The movie would prove to be a launching pad for all three lead actors and the screenwriting duo behind it, as well as a cult classic in the teen comedy genre for years to come. Certainly, it would become the pride of Stadium High School in Tacoma, Washington, where much of the filming took place. In the years since, countless fans have reenacted Heath Ledger’s iconic “Can’t Take My Eyes Off You” serenade on the stadium’s steps.
The Rom-Com Titans
10 Things I Hate About You marks the first collaboration of the now-famous screenwriting duo and romantic comedy titans, Karen McCullah and Kiwi Smith. Following its success, the pair would reach even greater acclaim with titles like Legally Blonde (2001), Ella Enchanted (2004), She’s the Man (2006), and more. The duo popularized a self-aware spin on traditional rom-com plotlines, emphasizing the ridiculousness of tired tropes, while still making clever use of them.
They knew they wanted to infuse 10 Things I Hate About You with a Riot grrrl sensibility and a post-modern feminist attitude. As a result, the soundtrack rocks (with notable involvement of Letters to Cleo), and the shrew is never truly tamed; Kat is still radically honest and rebellious by the end of the movie. McCullah and Smith allow independence and love to coexist in Kat, refusing the idea that she can only be one thing at a time. The ability of women to embody several traits at once – to be complex, multidimensional characters – is a theme across their work.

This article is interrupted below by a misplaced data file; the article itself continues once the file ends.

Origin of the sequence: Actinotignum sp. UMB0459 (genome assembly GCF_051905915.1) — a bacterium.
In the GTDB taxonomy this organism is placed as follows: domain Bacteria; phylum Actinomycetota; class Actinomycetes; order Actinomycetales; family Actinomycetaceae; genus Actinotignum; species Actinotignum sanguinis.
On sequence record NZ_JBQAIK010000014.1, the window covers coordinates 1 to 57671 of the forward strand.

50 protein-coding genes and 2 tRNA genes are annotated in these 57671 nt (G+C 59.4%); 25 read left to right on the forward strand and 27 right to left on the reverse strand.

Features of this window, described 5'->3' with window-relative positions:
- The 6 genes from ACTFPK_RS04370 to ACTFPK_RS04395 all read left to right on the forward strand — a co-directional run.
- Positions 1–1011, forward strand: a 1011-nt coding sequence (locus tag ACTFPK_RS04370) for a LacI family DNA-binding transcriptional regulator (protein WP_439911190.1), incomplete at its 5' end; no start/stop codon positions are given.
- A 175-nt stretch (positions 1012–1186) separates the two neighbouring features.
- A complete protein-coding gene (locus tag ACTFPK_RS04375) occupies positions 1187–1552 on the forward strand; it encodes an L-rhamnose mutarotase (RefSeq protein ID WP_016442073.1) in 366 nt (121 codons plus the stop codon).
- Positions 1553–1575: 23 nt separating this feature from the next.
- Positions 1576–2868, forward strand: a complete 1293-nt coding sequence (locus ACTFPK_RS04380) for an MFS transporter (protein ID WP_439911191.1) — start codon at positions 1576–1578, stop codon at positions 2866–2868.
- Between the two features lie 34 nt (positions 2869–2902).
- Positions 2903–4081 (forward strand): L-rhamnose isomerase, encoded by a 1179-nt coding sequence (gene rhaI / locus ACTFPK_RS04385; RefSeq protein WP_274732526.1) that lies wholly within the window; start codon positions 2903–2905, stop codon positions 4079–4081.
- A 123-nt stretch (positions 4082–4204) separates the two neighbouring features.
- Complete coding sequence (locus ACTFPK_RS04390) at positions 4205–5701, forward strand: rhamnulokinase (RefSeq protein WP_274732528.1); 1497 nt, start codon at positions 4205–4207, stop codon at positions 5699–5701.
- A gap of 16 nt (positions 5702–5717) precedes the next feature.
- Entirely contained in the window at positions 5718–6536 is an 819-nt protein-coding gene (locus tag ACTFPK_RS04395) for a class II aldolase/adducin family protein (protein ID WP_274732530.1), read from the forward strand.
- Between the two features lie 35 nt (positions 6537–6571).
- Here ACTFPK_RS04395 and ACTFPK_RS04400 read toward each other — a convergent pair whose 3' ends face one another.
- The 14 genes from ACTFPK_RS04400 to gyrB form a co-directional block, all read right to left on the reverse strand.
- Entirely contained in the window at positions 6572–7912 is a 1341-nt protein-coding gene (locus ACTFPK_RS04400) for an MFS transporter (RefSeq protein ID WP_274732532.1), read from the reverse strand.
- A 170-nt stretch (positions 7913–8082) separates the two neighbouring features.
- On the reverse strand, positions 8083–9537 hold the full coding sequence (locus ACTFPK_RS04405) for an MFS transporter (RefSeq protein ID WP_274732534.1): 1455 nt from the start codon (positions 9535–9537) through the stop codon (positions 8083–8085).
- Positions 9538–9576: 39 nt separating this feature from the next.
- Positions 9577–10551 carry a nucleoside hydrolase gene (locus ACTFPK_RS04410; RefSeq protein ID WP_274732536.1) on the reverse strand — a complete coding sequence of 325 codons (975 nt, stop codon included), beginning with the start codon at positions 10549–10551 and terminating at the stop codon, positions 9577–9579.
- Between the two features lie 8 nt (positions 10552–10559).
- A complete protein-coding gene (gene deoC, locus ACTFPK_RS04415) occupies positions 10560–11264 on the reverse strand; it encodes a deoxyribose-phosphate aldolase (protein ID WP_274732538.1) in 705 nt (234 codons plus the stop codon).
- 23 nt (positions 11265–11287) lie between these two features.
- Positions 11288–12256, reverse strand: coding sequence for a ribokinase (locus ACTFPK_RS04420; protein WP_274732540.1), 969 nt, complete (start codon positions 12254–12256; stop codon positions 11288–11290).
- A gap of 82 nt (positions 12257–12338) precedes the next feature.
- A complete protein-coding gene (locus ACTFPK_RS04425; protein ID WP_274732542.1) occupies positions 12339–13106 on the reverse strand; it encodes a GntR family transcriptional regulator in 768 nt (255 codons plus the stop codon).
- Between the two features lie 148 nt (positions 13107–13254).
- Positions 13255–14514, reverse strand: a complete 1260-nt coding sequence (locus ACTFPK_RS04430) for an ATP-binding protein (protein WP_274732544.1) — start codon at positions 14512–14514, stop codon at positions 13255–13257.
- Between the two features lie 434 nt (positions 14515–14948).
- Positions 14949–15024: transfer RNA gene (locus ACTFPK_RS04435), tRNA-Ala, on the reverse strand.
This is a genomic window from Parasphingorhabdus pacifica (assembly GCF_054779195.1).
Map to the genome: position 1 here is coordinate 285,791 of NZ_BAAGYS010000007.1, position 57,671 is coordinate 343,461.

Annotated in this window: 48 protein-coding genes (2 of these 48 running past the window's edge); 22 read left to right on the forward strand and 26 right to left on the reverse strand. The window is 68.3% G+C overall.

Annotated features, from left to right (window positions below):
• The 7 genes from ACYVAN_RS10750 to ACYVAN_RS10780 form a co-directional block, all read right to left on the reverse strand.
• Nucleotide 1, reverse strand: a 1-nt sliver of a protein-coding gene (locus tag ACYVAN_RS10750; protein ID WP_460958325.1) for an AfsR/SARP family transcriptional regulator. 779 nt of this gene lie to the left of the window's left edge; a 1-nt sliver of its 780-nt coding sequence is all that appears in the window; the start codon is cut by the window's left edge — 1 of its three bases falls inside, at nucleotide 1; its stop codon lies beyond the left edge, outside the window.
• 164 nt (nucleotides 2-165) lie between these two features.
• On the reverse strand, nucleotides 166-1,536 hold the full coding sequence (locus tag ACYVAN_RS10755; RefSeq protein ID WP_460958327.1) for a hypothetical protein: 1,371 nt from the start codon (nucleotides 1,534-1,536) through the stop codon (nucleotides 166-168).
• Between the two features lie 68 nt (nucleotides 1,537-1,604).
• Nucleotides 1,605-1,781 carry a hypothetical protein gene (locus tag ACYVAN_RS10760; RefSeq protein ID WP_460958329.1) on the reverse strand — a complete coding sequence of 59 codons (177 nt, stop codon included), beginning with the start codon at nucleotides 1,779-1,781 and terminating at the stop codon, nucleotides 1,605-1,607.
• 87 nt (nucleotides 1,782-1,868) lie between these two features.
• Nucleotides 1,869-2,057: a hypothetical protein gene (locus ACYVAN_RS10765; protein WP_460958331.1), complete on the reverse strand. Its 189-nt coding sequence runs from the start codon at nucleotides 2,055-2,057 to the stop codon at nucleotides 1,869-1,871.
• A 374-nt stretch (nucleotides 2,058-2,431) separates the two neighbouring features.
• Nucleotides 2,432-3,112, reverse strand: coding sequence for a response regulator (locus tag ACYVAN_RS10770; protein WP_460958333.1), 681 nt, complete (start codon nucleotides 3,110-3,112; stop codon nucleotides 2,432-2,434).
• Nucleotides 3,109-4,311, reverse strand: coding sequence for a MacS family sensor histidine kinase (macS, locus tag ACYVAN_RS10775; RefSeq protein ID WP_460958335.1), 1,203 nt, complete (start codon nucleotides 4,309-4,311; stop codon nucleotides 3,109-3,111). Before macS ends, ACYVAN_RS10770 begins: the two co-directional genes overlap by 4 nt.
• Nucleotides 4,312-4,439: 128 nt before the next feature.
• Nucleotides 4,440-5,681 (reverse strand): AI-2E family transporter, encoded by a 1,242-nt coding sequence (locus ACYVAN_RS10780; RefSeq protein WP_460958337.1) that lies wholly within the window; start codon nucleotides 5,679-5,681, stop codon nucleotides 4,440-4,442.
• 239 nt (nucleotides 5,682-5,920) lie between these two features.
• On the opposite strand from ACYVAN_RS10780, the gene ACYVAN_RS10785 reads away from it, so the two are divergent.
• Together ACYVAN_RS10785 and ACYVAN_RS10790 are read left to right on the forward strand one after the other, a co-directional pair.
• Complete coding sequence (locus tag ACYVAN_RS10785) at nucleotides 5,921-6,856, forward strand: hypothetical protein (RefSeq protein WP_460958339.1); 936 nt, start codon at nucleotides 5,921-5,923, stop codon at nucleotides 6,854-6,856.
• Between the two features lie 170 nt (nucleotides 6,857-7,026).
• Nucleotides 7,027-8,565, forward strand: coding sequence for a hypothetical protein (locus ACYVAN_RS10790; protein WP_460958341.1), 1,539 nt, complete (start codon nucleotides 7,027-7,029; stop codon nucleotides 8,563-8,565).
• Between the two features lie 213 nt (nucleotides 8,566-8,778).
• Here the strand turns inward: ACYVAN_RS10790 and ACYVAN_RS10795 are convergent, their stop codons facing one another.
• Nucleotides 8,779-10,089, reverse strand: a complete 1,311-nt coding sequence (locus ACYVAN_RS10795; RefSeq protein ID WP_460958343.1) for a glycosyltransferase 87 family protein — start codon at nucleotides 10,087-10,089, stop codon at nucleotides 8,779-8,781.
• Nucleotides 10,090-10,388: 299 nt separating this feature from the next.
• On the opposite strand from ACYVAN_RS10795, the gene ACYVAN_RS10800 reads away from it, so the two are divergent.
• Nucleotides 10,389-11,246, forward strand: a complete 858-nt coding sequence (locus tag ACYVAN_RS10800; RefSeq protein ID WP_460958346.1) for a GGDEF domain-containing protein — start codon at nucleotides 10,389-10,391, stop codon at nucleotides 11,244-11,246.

Jocks, Geeks, and American High School
Has there ever been a realistic high school movie? The criticism of the genre is that most of the time, the clear-cut lines that scripts draw among student populations – sorting young people strictly into jocks, geeks, delinquents, et cetera – is an extreme oversimplification of social dynamics. It’s a storytelling technique popularized by American filmmaker John Hughes, the reigning champ of teen comedies throughout the 1980s. In a Hughes-style high school, cliques are a major conflict for his characters to overcome; in The Breakfast Club (1985), the five main characters must shed their social pressures in order to discover their common ground. In Sixteen Candles (1984), Samantha (Molly Ringwald) yearns to rise above her reputation to attract the attention of a popular senior, and in Pretty in Pink (1986), Andie (once again played by Ringwald) faces tension as she dates outside of her economic class and social clique.